First, it is important for both developing and developed countries to have a common vision with respect to the results to be achieved by development. To this end, I believe it is appropriate to establish a set of objective goals that focus on achievable results. It will be effective for developing and developed countries to take a cooperative approach based upon the "New Partnership" to achieve development targets. With respect to economic development, these targets could include, for example, the reduction of the number of people living in extreme poverty, which is currently estimated at some 1.3 billion. With respect to social development, these targets could include, among others, the provision of universal primary education and the reduction of infant mortality and mortality among expectant and nursing mothers.

Second, within the context of the rapid globalization of the economy, the role played by the private sector in achieving development has grown in importance. Because of this, it has become particularly important to establish an economic environment that will permit private companies to freely and actively engage in economic activities. It is, therefore, necessary to adopt a comprehensive approach encompassing a wide variety of measures such as establishing appropriate legal frameworks and administrative systems, stabilizing macroeconomic conditions, promoting trade and investment and facilitating technology transfer in developing countries. Third, I would like to point out the fact that some countries have been able to prosper by taking full advantage of the opportunities derived from changes in the global economy, while others have not. Also, there are differences in the particular social and cultural conditions, environment and natural resources in each country. It is thus crucial to adopt an individual approach that combines the most appropriate policy mix for each country in question.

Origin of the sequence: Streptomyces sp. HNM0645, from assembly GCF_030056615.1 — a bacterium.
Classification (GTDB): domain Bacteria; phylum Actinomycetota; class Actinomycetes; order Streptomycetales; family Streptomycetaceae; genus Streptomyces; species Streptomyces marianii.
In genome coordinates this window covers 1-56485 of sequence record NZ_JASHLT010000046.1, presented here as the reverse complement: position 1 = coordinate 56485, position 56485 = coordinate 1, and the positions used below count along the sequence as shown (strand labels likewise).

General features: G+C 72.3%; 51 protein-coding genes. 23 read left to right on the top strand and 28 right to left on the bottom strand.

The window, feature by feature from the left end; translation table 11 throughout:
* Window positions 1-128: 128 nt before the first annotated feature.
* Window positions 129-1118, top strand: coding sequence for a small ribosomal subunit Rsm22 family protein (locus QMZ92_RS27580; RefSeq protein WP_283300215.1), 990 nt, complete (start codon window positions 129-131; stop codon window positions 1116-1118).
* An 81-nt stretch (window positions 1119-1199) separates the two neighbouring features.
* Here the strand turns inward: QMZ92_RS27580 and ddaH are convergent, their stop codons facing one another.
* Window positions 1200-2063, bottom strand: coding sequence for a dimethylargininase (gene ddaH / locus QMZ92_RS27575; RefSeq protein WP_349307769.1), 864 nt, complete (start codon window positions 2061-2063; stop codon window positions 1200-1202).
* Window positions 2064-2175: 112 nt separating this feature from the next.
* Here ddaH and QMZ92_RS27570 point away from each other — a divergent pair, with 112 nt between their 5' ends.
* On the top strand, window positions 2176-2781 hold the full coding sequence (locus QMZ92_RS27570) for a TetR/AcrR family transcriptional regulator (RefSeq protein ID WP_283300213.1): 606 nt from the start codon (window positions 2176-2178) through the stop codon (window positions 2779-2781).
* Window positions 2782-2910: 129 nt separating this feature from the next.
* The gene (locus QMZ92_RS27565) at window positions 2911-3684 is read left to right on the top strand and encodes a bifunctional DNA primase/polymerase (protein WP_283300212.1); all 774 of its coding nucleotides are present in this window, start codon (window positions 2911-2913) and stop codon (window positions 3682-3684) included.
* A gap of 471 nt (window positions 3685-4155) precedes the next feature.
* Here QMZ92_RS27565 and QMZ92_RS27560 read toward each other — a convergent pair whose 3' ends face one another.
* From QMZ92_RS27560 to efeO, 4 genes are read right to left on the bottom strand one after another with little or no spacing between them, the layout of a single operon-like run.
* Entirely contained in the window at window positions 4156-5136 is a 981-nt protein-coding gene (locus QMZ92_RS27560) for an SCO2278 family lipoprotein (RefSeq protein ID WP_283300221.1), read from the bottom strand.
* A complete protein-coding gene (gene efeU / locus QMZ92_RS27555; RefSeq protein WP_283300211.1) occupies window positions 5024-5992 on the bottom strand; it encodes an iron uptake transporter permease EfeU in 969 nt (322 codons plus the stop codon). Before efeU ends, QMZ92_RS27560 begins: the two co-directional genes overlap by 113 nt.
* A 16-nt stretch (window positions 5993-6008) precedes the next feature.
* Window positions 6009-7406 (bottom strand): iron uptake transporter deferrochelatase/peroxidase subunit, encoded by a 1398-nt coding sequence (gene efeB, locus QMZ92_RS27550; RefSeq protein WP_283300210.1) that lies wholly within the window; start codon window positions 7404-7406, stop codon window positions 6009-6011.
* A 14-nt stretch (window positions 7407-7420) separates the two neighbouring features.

(UNCTAD's new role and Japan's cooperation)

Mr. President,

What role should UNCTAD play in international efforts to promote development? We believe that UNCTAD should be an international organization that can help developing countries to integrate themselves into the world economy and take advantage of the opportunities brought about by changes in global economic conditions. In more concrete terms, UNCTAD should engage in action-oriented dialogue based on high-level research and analysis conducted by the Secretariat, identify appropriate measures to be taken and provide technical assistance tailored to meet specific needs. To facilitate these efforts, it is necessary for us to shift from the politically motivated confrontational style between North and South that has characterized UNCTAD in the past to the promotion of cooperation founded on a "New Partnership" between developing and developed countries.